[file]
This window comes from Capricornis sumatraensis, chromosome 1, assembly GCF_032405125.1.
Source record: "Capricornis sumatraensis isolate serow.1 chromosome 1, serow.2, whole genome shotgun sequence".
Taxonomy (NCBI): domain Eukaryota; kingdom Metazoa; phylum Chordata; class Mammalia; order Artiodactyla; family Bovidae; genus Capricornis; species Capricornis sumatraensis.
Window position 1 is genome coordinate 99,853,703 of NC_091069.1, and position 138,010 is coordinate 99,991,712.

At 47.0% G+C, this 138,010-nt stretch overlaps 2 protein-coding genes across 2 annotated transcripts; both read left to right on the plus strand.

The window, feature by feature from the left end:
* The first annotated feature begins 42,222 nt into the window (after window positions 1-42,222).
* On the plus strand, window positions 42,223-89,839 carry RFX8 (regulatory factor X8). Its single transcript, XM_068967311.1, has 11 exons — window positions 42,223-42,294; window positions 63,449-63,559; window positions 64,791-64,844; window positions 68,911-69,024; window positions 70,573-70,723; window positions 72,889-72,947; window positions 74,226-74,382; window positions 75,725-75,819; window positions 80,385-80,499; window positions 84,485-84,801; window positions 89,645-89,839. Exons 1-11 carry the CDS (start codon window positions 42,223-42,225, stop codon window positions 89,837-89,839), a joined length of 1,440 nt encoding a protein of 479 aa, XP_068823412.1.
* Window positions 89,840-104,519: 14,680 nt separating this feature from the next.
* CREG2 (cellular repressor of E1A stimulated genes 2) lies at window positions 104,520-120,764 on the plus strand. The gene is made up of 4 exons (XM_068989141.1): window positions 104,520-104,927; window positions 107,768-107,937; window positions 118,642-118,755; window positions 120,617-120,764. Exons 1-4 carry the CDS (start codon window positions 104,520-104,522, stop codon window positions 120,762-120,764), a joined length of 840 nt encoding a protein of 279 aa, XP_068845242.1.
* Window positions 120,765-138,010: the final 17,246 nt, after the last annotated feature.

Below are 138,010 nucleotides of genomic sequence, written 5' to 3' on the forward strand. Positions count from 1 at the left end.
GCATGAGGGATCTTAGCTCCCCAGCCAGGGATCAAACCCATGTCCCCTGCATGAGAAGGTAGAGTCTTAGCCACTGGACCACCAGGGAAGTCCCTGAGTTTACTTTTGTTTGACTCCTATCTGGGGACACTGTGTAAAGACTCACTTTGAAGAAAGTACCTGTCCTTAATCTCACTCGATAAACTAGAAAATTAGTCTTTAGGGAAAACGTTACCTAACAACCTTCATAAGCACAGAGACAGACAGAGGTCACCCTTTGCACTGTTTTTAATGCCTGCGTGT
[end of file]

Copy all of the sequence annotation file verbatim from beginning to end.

This window comes from Capricornis sumatraensis, chromosome 1, assembly GCF_032405125.1.
Source record: "Capricornis sumatraensis isolate serow.1 chromosome 1, serow.2, whole genome shotgun sequence".
Taxonomy (NCBI): domain Eukaryota; kingdom Metazoa; phylum Chordata; class Mammalia; order Artiodactyla; family Bovidae; genus Capricornis; species Capricornis sumatraensis.
Window position 1 is genome coordinate 99,853,703 of NC_091069.1, and position 138,010 is coordinate 99,991,712.

At 47.0% G+C, this 138,010-nt stretch overlaps 2 protein-coding genes across 2 annotated transcripts; both read left to right on the plus strand.

The window, feature by feature from the left end:
* The first annotated feature begins 42,222 nt into the window (after window positions 1-42,222).
* On the plus strand, window positions 42,223-89,839 carry RFX8 (regulatory factor X8). Its single transcript, XM_068967311.1, has 11 exons — window positions 42,223-42,294; window positions 63,449-63,559; window positions 64,791-64,844; window positions 68,911-69,024; window positions 70,573-70,723; window positions 72,889-72,947; window positions 74,226-74,382; window positions 75,725-75,819; window positions 80,385-80,499; window positions 84,485-84,801; window positions 89,645-89,839. Exons 1-11 carry the CDS (start codon window positions 42,223-42,225, stop codon window positions 89,837-89,839), a joined length of 1,440 nt encoding a protein of 479 aa, XP_068823412.1.
* Window positions 89,840-104,519: 14,680 nt separating this feature from the next.
* CREG2 (cellular repressor of E1A stimulated genes 2) lies at window positions 104,520-120,764 on the plus strand. The gene is made up of 4 exons (XM_068989141.1): window positions 104,520-104,927; window positions 107,768-107,937; window positions 118,642-118,755; window positions 120,617-120,764. Exons 1-4 carry the CDS (start codon window positions 104,520-104,522, stop codon window positions 120,762-120,764), a joined length of 840 nt encoding a protein of 279 aa, XP_068845242.1.
* Window positions 120,765-138,010: the final 17,246 nt, after the last annotated feature.

Below are 138,010 nucleotides of genomic sequence, written 5' to 3' on the forward strand. Positions count from 1 at the left end.
GCATGAGGGATCTTAGCTCCCCAGCCAGGGATCAAACCCATGTCCCCTGCATGAGAAGGTAGAGTCTTAGCCACTGGACCACCAGGGAAGTCCCTGAGTTTACTTTTGTTTGACTCCTATCTGGGGACACTGTGTAAAGACTCACTTTGAAGAAAGTACCTGTCCTTAATCTCACTCGATAAACTAGAAAATTAGTCTTTAGGGAAAACGTTACCTAACAACCTTCATAAGCACAGAGACAGACAGAGGTCACCCTTTGCACTGTTTTTAATGCCTGCGTGT